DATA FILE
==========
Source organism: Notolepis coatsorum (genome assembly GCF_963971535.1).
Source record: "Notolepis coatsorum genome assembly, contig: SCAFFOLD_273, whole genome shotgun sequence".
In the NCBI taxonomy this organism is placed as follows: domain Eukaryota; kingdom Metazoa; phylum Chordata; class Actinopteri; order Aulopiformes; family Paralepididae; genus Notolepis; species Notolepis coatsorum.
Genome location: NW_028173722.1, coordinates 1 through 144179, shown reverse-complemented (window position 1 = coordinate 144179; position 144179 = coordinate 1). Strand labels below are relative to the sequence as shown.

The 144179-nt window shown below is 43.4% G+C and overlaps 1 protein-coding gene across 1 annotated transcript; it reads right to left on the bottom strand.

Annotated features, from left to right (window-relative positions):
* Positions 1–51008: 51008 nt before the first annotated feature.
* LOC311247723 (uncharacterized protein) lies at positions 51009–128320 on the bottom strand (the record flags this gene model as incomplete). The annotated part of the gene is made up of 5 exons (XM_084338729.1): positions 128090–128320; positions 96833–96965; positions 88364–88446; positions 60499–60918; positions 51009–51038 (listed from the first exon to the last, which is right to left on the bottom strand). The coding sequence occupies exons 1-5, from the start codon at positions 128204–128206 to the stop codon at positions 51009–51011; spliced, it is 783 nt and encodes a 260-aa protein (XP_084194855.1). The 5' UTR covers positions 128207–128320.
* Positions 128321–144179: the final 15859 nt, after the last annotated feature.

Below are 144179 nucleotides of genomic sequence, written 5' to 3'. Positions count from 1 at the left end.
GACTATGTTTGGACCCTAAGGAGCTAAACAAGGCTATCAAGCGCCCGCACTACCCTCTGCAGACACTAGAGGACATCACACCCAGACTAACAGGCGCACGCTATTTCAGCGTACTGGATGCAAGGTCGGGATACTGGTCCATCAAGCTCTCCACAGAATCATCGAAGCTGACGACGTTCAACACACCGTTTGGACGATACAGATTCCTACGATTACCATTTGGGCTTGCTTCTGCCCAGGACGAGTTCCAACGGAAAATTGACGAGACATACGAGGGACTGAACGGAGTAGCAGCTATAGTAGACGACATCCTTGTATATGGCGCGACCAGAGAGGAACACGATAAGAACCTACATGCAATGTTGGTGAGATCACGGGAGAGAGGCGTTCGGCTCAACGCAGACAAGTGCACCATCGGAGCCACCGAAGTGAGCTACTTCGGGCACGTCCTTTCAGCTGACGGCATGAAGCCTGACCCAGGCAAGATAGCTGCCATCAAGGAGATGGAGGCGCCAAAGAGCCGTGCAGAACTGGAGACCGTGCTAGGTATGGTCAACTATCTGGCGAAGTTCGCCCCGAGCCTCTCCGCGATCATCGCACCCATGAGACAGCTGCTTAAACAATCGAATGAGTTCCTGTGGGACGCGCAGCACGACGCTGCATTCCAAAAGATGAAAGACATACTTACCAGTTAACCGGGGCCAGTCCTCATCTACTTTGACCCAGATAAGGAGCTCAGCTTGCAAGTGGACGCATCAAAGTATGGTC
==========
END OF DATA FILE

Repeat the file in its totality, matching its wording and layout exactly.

Source organism: Notolepis coatsorum (genome assembly GCF_963971535.1).
Source record: "Notolepis coatsorum genome assembly, contig: SCAFFOLD_273, whole genome shotgun sequence".
In the NCBI taxonomy this organism is placed as follows: domain Eukaryota; kingdom Metazoa; phylum Chordata; class Actinopteri; order Aulopiformes; family Paralepididae; genus Notolepis; species Notolepis coatsorum.
Genome location: NW_028173722.1, coordinates 1 through 144179, shown reverse-complemented (window position 1 = coordinate 144179; position 144179 = coordinate 1). Strand labels below are relative to the sequence as shown.

The 144179-nt window shown below is 43.4% G+C and overlaps 1 protein-coding gene across 1 annotated transcript; it reads right to left on the bottom strand.

Annotated features, from left to right (window-relative positions):
* Positions 1–51008: 51008 nt before the first annotated feature.
* LOC311247723 (uncharacterized protein) lies at positions 51009–128320 on the bottom strand (the record flags this gene model as incomplete). The annotated part of the gene is made up of 5 exons (XM_084338729.1): positions 128090–128320; positions 96833–96965; positions 88364–88446; positions 60499–60918; positions 51009–51038 (listed from the first exon to the last, which is right to left on the bottom strand). The coding sequence occupies exons 1-5, from the start codon at positions 128204–128206 to the stop codon at positions 51009–51011; spliced, it is 783 nt and encodes a 260-aa protein (XP_084194855.1). The 5' UTR covers positions 128207–128320.
* Positions 128321–144179: the final 15859 nt, after the last annotated feature.

Below are 144179 nucleotides of genomic sequence, written 5' to 3'. Positions count from 1 at the left end.
GACTATGTTTGGACCCTAAGGAGCTAAACAAGGCTATCAAGCGCCCGCACTACCCTCTGCAGACACTAGAGGACATCACACCCAGACTAACAGGCGCACGCTATTTCAGCGTACTGGATGCAAGGTCGGGATACTGGTCCATCAAGCTCTCCACAGAATCATCGAAGCTGACGACGTTCAACACACCGTTTGGACGATACAGATTCCTACGATTACCATTTGGGCTTGCTTCTGCCCAGGACGAGTTCCAACGGAAAATTGACGAGACATACGAGGGACTGAACGGAGTAGCAGCTATAGTAGACGACATCCTTGTATATGGCGCGACCAGAGAGGAACACGATAAGAACCTACATGCAATGTTGGTGAGATCACGGGAGAGAGGCGTTCGGCTCAACGCAGACAAGTGCACCATCGGAGCCACCGAAGTGAGCTACTTCGGGCACGTCCTTTCAGCTGACGGCATGAAGCCTGACCCAGGCAAGATAGCTGCCATCAAGGAGATGGAGGCGCCAAAGAGCCGTGCAGAACTGGAGACCGTGCTAGGTATGGTCAACTATCTGGCGAAGTTCGCCCCGAGCCTCTCCGCGATCATCGCACCCATGAGACAGCTGCTTAAACAATCGAATGAGTTCCTGTGGGACGCGCAGCACGACGCTGCATTCCAAAAGATGAAAGACATACTTACCAGTTAACCGGGGCCAGTCCTCATCTACTTTGACCCAGATAAGGAGCTCAGCTTGCAAGTGGACGCATCAAAGTATGGTC